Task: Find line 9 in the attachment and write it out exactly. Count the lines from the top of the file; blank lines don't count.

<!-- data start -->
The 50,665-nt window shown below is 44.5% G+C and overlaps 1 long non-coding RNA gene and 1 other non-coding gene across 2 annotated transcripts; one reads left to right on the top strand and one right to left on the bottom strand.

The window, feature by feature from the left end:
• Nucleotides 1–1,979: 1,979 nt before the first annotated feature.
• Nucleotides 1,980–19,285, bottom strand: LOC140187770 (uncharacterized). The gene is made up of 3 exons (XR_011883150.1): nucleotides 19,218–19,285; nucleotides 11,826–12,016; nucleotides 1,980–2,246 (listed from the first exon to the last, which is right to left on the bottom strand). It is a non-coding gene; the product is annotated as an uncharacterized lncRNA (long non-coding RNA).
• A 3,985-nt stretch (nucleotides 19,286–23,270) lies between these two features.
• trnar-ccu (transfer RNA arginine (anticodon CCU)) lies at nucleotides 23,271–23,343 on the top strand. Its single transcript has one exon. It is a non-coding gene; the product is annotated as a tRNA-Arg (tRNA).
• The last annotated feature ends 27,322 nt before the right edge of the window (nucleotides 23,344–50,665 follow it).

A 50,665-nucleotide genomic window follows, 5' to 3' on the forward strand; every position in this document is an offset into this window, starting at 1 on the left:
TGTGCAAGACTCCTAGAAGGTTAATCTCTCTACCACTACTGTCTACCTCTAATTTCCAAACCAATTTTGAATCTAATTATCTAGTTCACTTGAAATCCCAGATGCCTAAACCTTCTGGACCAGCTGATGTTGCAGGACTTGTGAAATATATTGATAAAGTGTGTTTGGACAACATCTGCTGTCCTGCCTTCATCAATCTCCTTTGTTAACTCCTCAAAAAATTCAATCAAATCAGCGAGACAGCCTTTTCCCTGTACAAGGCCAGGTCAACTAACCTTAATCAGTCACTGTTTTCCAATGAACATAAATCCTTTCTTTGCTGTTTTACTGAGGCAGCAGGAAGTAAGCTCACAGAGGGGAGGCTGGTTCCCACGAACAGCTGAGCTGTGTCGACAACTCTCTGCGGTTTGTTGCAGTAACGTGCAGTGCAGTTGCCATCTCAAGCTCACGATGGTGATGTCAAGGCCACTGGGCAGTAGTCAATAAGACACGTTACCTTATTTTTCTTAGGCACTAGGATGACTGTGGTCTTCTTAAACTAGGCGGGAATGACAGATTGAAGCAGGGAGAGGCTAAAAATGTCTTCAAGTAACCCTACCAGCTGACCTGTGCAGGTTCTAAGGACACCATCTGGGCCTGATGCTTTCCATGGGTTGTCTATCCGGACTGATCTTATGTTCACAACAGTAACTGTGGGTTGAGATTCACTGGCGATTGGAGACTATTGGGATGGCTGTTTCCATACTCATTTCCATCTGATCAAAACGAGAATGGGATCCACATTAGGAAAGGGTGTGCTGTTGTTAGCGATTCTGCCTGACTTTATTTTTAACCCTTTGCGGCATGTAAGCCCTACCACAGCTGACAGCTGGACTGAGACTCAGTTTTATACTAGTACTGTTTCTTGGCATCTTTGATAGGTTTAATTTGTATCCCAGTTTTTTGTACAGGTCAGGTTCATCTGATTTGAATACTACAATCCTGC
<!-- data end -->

TGTGCAAGACTCCTAGAAGGTTAATCTCTCTACCACTACTGTCTACCTCTAATTTCCAAACCAATTTTGAATCTAATTATCTAGTTCACTTGAAATCCCAGATGCCTAAACCTTCTGGACCAGCTGATGTTGCAGGACTTGTGAAATATATTGATAAAGTGTGTTTGGACAACATCTGCTGTCCTGCCTTCATCAATCTCCTTTGTTAACTCCTCAAAAAATTCAATCAAATCAGCGAGACAGCCTTTTCCCTGTACAAGGCCAGGTCAACTAACCTTAATCAGTCACTGTTTTCCAATGAACATAAATCCTTTCTTTGCTGTTTTACTGAGGCAGCAGGAAGTAAGCTCACAGAGGGGAGGCTGGTTCCCACGAACAGCTGAGCTGTGTCGACAACTCTCTGCGGTTTGTTGCAGTAACGTGCAGTGCAGTTGCCATCTCAAGCTCACGATGGTGATGTCAAGGCCACTGGGCAGTAGTCAATAAGACACGTTACCTTATTTTTCTTAGGCACTAGGATGACTGTGGTCTTCTTAAACTAGGCGGGAATGACAGATTGAAGCAGGGAGAGGCTAAAAATGTCTTCAAGTAACCCTACCAGCTGACCTGTGCAGGTTCTAAGGACACCATCTGGGCCTGATGCTTTCCATGGGTTGTCTATCCGGACTGATCTTATGTTCACAACAGTAACTGTGGGTTGAGATTCACTGGCGATTGGAGACTATTGGGATGGCTGTTTCCATACTCATTTCCATCTGATCAAAACGAGAATGGGATCCACATTAGGAAAGGGTGTGCTGTTGTTAGCGATTCTGCCTGACTTTATTTTTAACCCTTTGCGGCATGTAAGCCCTACCACAGCTGACAGCTGGACTGAGACTCAGTTTTATACTAGTACTGTTTCTTGGCATCTTTGATAGGTTTAATTTGTATCCCAGTTTTTTGTACAGGTCAGGTTCATCTGATTTGAATACTACAATCCTGC